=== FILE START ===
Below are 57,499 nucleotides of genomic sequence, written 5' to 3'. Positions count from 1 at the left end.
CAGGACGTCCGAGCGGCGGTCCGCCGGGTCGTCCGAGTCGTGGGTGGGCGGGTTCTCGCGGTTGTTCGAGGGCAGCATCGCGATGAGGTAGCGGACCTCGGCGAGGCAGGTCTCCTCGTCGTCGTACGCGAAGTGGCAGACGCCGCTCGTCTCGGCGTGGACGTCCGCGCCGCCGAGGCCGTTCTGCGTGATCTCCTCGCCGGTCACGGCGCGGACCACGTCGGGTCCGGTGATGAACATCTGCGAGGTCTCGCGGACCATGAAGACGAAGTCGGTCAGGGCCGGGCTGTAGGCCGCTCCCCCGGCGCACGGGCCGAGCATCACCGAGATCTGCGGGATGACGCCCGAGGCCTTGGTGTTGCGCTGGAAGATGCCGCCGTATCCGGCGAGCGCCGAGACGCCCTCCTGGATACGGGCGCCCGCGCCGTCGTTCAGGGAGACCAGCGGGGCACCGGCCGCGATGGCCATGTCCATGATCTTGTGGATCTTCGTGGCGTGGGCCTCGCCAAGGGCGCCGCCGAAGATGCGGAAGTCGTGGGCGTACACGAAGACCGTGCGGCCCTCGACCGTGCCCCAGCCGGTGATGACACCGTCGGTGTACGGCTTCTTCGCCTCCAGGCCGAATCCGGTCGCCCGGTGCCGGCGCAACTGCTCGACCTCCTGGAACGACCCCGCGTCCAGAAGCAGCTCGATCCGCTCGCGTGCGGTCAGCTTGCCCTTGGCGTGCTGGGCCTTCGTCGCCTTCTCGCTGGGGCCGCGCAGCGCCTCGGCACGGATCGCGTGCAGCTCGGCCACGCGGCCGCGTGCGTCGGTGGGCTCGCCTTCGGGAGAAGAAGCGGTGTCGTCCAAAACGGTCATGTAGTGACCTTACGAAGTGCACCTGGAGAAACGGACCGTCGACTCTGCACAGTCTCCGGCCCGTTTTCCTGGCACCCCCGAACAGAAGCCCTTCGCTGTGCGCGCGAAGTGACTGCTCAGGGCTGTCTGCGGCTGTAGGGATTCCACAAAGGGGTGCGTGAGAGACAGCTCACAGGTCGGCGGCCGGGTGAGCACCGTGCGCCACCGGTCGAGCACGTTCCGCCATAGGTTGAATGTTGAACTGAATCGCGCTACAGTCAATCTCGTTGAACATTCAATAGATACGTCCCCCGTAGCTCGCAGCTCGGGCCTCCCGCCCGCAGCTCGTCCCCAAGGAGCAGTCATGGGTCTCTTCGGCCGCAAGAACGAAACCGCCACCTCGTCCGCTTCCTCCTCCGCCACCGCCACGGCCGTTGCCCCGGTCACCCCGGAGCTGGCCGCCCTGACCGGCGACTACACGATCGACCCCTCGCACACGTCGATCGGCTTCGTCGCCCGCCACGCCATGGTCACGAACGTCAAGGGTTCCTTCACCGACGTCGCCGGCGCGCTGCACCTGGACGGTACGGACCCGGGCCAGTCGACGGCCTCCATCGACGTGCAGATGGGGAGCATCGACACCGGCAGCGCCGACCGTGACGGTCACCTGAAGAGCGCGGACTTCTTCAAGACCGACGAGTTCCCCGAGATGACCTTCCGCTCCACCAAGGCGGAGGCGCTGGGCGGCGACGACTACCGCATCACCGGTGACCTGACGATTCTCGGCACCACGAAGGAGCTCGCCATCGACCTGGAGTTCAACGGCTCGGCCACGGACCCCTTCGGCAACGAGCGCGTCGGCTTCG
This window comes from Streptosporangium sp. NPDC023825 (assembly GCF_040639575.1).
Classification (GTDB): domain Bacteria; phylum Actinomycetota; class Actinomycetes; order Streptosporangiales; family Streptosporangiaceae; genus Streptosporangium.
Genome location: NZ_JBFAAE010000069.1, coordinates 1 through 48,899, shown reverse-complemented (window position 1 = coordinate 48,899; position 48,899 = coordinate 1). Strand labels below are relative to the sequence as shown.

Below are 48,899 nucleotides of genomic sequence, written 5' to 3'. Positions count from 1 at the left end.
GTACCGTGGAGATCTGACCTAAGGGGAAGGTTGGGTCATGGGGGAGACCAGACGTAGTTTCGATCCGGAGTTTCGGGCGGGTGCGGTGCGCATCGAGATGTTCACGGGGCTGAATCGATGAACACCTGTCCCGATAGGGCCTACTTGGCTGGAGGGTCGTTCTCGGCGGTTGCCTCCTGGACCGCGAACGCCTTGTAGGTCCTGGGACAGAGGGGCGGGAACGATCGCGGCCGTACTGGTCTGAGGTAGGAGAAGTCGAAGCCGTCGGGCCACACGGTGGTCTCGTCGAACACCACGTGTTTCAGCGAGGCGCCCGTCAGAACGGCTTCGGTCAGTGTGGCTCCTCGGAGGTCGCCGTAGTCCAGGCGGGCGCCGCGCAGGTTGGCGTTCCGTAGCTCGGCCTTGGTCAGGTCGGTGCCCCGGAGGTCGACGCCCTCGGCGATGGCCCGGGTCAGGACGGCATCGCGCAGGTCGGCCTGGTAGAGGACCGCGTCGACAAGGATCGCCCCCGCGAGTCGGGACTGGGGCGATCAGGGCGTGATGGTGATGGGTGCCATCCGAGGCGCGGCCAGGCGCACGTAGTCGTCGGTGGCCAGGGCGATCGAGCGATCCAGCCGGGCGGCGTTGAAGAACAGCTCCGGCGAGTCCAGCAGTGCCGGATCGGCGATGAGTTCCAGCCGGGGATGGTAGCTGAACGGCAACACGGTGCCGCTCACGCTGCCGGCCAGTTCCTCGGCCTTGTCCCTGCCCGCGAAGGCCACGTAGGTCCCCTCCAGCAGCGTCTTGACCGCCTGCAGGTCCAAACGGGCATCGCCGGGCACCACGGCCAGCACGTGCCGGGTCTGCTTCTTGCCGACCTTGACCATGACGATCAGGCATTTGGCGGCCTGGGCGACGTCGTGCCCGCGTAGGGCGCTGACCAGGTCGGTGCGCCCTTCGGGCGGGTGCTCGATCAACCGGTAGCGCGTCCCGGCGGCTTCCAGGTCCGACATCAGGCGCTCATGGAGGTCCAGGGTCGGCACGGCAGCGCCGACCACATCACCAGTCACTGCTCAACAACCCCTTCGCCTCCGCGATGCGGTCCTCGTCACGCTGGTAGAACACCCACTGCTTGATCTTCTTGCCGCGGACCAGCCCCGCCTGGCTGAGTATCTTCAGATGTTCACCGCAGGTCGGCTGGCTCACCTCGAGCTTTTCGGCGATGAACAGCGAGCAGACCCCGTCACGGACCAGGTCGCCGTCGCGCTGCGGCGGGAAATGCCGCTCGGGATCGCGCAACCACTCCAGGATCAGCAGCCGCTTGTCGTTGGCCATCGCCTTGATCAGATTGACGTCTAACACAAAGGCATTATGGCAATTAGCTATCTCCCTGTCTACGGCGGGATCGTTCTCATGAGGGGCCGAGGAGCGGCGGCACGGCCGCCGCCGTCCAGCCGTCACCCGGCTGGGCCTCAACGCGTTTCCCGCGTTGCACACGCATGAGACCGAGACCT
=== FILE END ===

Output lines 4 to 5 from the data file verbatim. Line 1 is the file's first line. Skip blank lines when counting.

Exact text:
Classification (GTDB): domain Bacteria; phylum Actinomycetota; class Actinomycetes; order Streptosporangiales; family Streptosporangiaceae; genus Streptosporangium.
Genome location: NZ_JBFAAE010000069.1, coordinates 1 through 48,899, shown reverse-complemented (window position 1 = coordinate 48,899; position 48,899 = coordinate 1). Strand labels below are relative to the sequence as shown.